How do you beat summer crowds in Yellowstone?

To beat the summer crowds in Yellowstone, consider visiting popular attractions early in the morning or later in the evening when fewer people are present. Explore the park during weekdays rather than weekends, and venture off the beaten path to discover less crowded areas. Planning your visit in the shoulder seasons of late spring or early fall can also help you avoid peak summer crowds.

Is Yellowstone or Yosemite better in the summer?

Both Yellowstone and Yosemite National Parks offer incredible experiences in the summer, but the choice depends on personal preferences. Yellowstone boasts unique geothermal features and abundant wildlife, while Yosemite is renowned for its towering waterfalls and granite cliffs. Consider the type of scenery and activities that appeal to you most when making your decision.

Boys hiking on a trail near Mammoth Terraces in Yellowstone
Summer is for hiking in Yellowstone

Is Yellowstone too crowded in July?

July is one of the busiest months in Yellowstone due to the summer vacation season. The park attracts a large number of visitors, so expect crowds, especially at popular attractions. To mitigate this, plan your visit strategically, explore lesser-known areas, and be prepared for some level of congestion, particularly around iconic sites.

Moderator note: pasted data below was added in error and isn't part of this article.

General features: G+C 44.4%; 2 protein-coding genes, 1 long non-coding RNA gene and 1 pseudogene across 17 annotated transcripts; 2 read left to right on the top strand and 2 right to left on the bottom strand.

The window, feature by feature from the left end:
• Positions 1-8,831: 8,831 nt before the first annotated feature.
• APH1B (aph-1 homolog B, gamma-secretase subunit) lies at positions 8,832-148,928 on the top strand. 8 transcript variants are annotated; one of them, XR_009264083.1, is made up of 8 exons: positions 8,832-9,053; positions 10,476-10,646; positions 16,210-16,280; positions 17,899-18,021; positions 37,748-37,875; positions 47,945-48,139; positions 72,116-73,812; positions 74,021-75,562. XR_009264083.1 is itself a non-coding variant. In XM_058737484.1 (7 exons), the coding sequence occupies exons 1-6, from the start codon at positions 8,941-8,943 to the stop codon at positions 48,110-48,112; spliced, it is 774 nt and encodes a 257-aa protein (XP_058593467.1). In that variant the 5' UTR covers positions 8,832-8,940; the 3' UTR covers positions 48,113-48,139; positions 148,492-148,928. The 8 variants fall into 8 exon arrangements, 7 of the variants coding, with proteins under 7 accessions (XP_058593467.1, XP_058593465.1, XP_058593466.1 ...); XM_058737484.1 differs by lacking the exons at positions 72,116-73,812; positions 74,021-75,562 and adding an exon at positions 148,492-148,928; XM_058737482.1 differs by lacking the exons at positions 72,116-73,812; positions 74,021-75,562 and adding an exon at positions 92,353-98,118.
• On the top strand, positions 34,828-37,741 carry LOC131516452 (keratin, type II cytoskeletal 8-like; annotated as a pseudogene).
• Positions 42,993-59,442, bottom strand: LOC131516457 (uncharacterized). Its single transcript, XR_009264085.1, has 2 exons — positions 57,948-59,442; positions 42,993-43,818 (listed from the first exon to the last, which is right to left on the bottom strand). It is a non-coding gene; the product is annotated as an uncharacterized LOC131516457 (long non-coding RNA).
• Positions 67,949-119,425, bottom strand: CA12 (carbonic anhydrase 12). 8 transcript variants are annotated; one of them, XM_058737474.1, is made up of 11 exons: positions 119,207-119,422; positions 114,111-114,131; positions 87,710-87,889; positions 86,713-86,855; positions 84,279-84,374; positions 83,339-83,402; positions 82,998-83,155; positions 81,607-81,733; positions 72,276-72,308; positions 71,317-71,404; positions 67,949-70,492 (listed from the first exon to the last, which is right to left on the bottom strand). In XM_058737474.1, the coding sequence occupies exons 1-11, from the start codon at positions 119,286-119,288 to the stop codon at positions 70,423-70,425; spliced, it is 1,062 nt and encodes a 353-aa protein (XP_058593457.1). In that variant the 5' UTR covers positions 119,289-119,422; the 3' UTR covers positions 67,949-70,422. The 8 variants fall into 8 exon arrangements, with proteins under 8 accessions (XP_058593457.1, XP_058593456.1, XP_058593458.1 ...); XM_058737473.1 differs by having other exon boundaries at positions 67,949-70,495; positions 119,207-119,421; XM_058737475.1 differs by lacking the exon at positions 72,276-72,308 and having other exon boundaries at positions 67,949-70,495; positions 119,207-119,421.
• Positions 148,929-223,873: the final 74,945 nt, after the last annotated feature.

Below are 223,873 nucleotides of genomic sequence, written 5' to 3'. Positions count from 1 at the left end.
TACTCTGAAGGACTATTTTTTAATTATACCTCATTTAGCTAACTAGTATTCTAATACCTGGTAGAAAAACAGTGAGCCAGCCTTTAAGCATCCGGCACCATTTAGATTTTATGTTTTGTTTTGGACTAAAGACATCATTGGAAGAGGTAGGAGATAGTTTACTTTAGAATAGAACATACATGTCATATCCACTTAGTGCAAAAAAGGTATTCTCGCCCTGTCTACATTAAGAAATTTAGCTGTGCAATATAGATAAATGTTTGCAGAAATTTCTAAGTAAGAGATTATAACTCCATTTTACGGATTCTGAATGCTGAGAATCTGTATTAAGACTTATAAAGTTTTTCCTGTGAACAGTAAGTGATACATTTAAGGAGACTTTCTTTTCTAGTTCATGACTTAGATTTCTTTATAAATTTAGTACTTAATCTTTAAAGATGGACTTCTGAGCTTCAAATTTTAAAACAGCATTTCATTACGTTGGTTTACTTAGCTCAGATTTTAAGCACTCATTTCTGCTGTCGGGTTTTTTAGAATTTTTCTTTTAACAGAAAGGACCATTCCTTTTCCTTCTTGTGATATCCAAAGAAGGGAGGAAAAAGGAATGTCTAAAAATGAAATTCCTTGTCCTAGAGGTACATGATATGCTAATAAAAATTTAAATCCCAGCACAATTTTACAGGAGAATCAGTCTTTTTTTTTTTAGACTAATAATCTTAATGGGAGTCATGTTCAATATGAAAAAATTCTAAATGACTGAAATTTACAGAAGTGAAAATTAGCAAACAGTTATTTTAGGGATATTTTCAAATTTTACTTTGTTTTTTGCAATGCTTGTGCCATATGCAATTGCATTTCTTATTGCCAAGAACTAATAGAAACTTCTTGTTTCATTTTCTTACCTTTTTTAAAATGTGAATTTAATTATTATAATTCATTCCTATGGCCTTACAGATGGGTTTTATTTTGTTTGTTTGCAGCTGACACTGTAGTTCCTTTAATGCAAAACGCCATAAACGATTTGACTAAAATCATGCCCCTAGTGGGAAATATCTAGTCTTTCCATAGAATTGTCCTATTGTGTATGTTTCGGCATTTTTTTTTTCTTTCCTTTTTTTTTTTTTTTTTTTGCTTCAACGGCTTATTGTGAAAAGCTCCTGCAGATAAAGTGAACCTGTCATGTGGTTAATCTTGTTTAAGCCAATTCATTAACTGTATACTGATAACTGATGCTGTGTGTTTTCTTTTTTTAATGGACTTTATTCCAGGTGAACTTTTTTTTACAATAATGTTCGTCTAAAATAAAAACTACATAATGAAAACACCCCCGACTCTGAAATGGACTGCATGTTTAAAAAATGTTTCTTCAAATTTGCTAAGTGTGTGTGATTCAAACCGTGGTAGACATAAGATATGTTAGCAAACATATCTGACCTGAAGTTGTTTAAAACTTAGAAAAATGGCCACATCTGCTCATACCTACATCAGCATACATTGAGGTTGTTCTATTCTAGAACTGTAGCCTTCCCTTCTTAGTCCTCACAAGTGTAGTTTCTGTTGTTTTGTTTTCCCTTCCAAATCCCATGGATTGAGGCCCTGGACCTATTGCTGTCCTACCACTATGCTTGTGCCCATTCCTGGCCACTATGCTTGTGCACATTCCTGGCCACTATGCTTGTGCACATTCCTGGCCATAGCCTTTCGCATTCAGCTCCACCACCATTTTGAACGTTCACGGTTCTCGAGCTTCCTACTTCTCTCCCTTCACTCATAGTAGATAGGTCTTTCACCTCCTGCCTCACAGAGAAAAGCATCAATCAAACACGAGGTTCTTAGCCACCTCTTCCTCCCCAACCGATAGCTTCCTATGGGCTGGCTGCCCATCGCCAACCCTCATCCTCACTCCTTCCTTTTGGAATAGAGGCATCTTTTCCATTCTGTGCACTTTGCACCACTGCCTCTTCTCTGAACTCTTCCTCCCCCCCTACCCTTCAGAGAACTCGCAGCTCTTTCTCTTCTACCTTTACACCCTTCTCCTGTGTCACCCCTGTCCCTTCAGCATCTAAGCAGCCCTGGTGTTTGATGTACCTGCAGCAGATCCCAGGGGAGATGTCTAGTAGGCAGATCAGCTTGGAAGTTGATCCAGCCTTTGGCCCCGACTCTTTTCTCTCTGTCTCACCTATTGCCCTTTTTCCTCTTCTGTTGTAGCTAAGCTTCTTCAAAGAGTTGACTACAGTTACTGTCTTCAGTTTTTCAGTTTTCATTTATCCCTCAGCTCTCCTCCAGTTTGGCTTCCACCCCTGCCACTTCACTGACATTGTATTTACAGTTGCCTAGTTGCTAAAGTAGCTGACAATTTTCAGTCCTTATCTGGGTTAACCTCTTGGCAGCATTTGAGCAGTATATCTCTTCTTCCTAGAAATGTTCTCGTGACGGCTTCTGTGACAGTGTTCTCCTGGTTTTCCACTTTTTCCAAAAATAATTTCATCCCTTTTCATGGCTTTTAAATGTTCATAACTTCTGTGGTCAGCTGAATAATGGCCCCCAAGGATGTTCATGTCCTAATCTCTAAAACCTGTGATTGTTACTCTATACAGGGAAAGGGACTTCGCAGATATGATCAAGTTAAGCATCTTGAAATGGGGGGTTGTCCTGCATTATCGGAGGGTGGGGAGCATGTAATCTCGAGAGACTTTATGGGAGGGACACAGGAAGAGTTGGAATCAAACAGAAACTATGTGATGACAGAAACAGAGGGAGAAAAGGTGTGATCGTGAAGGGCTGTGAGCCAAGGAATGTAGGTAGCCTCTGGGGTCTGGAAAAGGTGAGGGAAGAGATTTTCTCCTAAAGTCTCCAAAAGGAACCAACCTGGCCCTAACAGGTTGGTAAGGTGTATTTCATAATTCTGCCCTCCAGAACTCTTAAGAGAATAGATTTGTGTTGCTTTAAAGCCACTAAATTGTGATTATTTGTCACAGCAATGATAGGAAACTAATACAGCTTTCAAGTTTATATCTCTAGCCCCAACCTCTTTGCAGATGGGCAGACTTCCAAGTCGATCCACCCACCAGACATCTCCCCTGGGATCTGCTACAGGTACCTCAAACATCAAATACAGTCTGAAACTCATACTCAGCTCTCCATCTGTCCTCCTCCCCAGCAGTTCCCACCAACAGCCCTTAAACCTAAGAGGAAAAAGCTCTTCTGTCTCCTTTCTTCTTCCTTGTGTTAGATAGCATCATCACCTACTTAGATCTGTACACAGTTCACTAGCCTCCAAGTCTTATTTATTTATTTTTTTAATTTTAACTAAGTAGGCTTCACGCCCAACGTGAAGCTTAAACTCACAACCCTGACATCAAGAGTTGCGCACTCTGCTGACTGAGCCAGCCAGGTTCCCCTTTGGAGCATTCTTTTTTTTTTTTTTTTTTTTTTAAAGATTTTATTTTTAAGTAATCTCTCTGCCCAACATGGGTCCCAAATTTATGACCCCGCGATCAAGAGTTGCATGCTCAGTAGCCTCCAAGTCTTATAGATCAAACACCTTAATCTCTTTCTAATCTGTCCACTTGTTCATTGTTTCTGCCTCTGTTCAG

How many days do you need in Yellowstone?

The ideal duration for a Yellowstone visit depends on your interests and the activities you want to pursue. To fully experience the park’s highlights, a stay of at least three to five days is recommended. This allows time for wildlife viewing, hiking, and exploring the geothermal features without feeling rushed.

Can you drive through Yellowstone in the summer?

Yes, you can drive through Yellowstone in the summer. The park has a well-maintained road network that allows visitors to access key attractions by car. However, be prepared for potential traffic, especially near popular sites. Consider using the park’s shuttle system or exploring on foot in some areas to enhance your experience and minimize traffic-related challenges.


Yellowstone National Park is an absolute treasure for nature enthusiasts. Its geothermal wonders, abundant wildlife, and breathtaking landscapes make it a destination like no other. Whether you’re into hiking, camping, or simply enjoying the serenity of the great outdoors, Yellowstone offers a diverse range of activities to satisfy any adventurer’s heart. 

So, plan your trip, pack your bags, and embark on a journey of wonder and discovery in this incredible natural wonderland. Yellowstone truly is a nature lover’s paradise.


More Tips for Visiting Yellowstone